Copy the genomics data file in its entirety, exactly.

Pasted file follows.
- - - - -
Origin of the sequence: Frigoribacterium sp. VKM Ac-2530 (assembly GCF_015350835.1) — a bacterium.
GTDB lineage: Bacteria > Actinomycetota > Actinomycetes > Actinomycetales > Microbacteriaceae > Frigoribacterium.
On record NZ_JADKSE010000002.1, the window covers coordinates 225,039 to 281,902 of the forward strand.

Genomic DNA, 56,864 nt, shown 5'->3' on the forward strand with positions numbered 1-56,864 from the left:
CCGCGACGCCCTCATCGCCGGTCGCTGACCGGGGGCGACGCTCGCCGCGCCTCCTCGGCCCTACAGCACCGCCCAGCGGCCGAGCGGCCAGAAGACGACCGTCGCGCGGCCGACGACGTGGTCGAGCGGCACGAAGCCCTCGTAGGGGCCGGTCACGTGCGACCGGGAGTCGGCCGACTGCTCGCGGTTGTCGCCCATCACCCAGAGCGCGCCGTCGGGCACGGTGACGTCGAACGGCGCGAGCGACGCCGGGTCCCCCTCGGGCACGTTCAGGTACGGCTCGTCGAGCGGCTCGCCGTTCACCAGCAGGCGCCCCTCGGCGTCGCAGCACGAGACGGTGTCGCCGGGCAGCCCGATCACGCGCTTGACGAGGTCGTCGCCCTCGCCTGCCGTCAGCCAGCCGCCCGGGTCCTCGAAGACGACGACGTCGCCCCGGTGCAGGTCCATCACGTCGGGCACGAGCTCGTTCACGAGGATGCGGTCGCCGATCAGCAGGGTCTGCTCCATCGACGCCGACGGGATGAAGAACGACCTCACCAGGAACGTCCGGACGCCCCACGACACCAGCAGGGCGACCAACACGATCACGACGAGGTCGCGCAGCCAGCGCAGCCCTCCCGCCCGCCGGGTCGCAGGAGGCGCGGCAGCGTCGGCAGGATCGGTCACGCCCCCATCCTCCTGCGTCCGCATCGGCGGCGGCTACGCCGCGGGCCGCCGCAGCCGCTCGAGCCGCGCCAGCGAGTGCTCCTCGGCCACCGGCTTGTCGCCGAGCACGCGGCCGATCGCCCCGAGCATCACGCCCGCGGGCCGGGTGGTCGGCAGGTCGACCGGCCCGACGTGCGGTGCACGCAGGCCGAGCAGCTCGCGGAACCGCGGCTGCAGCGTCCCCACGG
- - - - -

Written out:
Origin of the sequence: Frigoribacterium sp. VKM Ac-2530 (assembly GCF_015350835.1) — a bacterium.
GTDB lineage: Bacteria > Actinomycetota > Actinomycetes > Actinomycetales > Microbacteriaceae > Frigoribacterium.
On record NZ_JADKSE010000002.1, the window covers coordinates 225,039 to 281,902 of the forward strand.

Genomic DNA, 56,864 nt, shown 5'->3' on the forward strand with positions numbered 1-56,864 from the left:
CCGCGACGCCCTCATCGCCGGTCGCTGACCGGGGGCGACGCTCGCCGCGCCTCCTCGGCCCTACAGCACCGCCCAGCGGCCGAGCGGCCAGAAGACGACCGTCGCGCGGCCGACGACGTGGTCGAGCGGCACGAAGCCCTCGTAGGGGCCGGTCACGTGCGACCGGGAGTCGGCCGACTGCTCGCGGTTGTCGCCCATCACCCAGAGCGCGCCGTCGGGCACGGTGACGTCGAACGGCGCGAGCGACGCCGGGTCCCCCTCGGGCACGTTCAGGTACGGCTCGTCGAGCGGCTCGCCGTTCACCAGCAGGCGCCCCTCGGCGTCGCAGCACGAGACGGTGTCGCCGGGCAGCCCGATCACGCGCTTGACGAGGTCGTCGCCCTCGCCTGCCGTCAGCCAGCCGCCCGGGTCCTCGAAGACGACGACGTCGCCCCGGTGCAGGTCCATCACGTCGGGCACGAGCTCGTTCACGAGGATGCGGTCGCCGATCAGCAGGGTCTGCTCCATCGACGCCGACGGGATGAAGAACGACCTCACCAGGAACGTCCGGACGCCCCACGACACCAGCAGGGCGACCAACACGATCACGACGAGGTCGCGCAGCCAGCGCAGCCCTCCCGCCCGCCGGGTCGCAGGAGGCGCGGCAGCGTCGGCAGGATCGGTCACGCCCCCATCCTCCTGCGTCCGCATCGGCGGCGGCTACGCCGCGGGCCGCCGCAGCCGCTCGAGCCGCGCCAGCGAGTGCTCCTCGGCCACCGGCTTGTCGCCGAGCACGCGGCCGATCGCCCCGAGCATCACGCCCGCGGGCCGGGTGGTCGGCAGGTCGACCGGCCCGACGTGCGGTGCACGCAGGCCGAGCAGCTCGCGGAACCGCGGCTGCAGCGTCCCCACGG